On the first tee Sunday morning she had stood 11th in the tournament, 10 shots behind the leader, Kathy Whit-worth. She had only the barest hope of materially improving her position. Practically every hole on the Hogan Park course is a dogleg. The rough is sage, mesquite and sand, the greens large and fast. Mickey had gambled recklessly in her two previous rounds, trying to cut the corners of the doglegs but ending up in the sage-strewn rough instead. Now she resolved to play safe and keep the ball in the fairway.
On the first hole, a 457-yard par-5, she reached the green with a second shot that stopped only 18 inches from the pin for an easy eagle 3. She birdied the second hole with a tight wedge shot and the third with a 15-foot putt. This was a very fast start, but clubhouse grillrooms echo with stories about golfers who have started fast on the first three holes and fizzled on the next 15. Mickey Wright's round went into the golfing equivalent of overdrive on the 4th hole. To make another birdie she had to roll her 25-foot putt into a cup that was on the side of a mound.
"Son of a gun, it went right in," she said later. "Now I started getting scared. I knew I was onto something."
She certainly was. She had had many rounds like this before, when every drive was prodigiously long, when every iron shot bore directly toward the flagstick. But this day, for a change, her putting matched the rest of her game. After four pars, she rolled in a birdie putt of 12 feet on the 9th green. Her outgoing 30 tied the LPGA record. On the 10th she hit a deft, courageous sand wedge off bare dirt to set up another birdie, and her momentum carried her smoothly past the only bogey of the day, on 11, where she missed the green with a five-iron and chipped weakly. She birdied the par-4, 407-yard 14th with a 15-foot putt, and another putt of 15 feet gave her a birdie on the 15th. Her last birdie came at the 17th, where she tapped in a curling, eight-foot downhiller. Now she even had a chance to win the tournament.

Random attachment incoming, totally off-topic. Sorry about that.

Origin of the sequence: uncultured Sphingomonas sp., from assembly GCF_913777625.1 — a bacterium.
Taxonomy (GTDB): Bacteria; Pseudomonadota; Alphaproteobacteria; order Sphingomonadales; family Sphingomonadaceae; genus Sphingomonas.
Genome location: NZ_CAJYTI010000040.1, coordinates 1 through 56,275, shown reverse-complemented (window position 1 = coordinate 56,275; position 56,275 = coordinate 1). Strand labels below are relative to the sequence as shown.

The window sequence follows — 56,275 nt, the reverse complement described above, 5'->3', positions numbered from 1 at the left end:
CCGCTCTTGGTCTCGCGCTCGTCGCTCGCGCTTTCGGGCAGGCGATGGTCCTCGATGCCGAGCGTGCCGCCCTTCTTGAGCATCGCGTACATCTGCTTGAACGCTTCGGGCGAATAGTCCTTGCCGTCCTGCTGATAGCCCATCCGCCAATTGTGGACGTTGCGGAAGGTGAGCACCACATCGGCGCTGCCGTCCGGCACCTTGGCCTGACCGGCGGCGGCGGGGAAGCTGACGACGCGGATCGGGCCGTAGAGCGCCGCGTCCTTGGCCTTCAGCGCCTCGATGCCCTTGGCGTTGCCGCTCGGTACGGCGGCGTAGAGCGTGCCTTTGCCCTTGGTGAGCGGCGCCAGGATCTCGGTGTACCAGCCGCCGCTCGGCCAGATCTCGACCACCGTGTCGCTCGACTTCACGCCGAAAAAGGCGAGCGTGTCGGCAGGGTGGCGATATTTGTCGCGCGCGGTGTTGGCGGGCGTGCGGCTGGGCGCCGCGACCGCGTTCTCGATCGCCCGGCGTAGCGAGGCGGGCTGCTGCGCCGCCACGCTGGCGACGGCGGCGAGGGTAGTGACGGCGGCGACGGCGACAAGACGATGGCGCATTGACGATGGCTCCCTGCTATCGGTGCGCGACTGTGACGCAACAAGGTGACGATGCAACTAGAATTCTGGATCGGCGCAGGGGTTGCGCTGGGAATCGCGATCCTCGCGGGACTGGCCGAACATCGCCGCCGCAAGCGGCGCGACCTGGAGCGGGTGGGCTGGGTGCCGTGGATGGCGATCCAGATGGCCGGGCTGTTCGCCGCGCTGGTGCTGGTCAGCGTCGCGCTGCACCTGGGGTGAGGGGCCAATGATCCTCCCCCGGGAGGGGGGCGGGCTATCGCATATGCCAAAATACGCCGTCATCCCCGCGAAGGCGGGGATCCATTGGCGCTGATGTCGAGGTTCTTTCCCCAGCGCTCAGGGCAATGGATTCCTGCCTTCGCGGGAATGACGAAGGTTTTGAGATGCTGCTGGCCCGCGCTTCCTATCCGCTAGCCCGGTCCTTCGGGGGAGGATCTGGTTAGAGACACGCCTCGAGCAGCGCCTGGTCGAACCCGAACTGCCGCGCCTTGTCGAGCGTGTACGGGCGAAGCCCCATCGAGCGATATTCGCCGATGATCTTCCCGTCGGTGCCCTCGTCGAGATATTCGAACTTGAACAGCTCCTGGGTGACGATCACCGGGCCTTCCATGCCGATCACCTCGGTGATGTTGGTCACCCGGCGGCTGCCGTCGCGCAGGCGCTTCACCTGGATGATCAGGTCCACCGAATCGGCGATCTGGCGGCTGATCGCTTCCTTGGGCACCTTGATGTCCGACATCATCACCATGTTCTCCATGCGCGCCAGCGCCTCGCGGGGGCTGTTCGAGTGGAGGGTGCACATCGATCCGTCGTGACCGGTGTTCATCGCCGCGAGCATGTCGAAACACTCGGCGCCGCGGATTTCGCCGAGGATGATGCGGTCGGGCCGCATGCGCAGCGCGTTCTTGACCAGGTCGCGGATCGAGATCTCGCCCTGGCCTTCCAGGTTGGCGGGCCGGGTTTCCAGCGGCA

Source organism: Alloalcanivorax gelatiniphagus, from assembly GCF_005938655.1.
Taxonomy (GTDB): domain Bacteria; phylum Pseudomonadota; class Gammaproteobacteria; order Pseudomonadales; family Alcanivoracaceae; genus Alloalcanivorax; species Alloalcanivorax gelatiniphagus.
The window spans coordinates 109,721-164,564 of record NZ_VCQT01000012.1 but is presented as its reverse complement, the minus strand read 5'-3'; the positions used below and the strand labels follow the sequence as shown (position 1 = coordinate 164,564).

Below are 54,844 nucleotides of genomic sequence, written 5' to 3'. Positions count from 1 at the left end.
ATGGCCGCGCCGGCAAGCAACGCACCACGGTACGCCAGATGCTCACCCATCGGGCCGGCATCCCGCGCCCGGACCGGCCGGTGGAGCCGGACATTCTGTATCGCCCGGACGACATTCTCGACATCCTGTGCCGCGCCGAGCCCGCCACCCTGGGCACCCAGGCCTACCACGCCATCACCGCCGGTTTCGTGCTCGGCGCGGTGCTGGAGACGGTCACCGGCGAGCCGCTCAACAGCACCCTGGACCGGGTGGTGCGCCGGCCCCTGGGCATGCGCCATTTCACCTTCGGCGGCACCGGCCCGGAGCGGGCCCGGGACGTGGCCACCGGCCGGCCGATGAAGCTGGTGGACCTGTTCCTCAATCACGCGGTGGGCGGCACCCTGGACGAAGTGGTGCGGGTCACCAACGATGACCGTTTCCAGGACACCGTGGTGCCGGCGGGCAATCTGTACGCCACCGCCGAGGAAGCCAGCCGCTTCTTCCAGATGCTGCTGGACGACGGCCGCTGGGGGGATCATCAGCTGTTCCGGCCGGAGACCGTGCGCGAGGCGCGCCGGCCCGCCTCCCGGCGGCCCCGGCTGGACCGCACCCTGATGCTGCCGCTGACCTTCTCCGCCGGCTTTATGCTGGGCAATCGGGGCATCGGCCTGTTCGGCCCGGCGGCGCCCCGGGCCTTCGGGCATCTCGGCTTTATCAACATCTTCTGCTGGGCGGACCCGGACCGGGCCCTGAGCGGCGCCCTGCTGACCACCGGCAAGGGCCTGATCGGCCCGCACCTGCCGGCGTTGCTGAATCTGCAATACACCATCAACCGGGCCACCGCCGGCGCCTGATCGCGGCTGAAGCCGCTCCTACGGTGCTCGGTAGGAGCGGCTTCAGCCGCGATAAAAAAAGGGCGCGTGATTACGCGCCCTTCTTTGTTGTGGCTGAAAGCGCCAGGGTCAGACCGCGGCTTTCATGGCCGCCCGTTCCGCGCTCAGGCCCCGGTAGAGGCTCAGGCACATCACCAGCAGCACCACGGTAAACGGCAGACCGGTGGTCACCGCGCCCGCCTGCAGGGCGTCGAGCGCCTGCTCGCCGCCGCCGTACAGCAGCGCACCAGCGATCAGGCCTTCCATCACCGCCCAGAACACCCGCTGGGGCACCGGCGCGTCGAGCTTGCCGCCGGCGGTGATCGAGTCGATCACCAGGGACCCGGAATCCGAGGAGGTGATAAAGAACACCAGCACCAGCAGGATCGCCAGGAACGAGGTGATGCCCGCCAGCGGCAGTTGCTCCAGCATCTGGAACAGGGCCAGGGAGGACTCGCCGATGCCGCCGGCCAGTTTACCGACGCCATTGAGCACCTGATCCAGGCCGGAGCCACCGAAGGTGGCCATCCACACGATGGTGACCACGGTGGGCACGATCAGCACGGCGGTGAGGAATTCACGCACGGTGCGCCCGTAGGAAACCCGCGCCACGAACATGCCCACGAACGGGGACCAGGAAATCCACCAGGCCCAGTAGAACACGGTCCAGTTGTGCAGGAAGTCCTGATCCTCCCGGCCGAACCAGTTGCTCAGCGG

"Not until I stood on the 18th green," she said, "did it enter my mind that I could win." The record had been in her mind all along—which shows what interests Mickey Wright these days. She two-putted for a par on the 18th and then brought herself down to 11 under par for the day with the birdies on the two extra holes.
Mickey has only the barest recollection of accepting the winner's check of $1,350. She was in a warm fog, and the mist did not clear until the next day as she cruised along the highway toward Dallas in her new sedan. She put on the brakes, swung the car onto the gravel parking lot of a roadside cafe and fished in her purse for a piece of scratch paper. Most touring golf professionals can recall for years even the very routine rounds, club by club and putt by putt, but Mickey was not about to trust her precious 62 to anything so capricious as memory. She found a letter and on the back of it jotted down the numbers of every club she had used, every shot of her glorious round. Now the challenge falls to LPGA Director Wirtz. When Mickey feels in a mood to retire again, what can he tell her?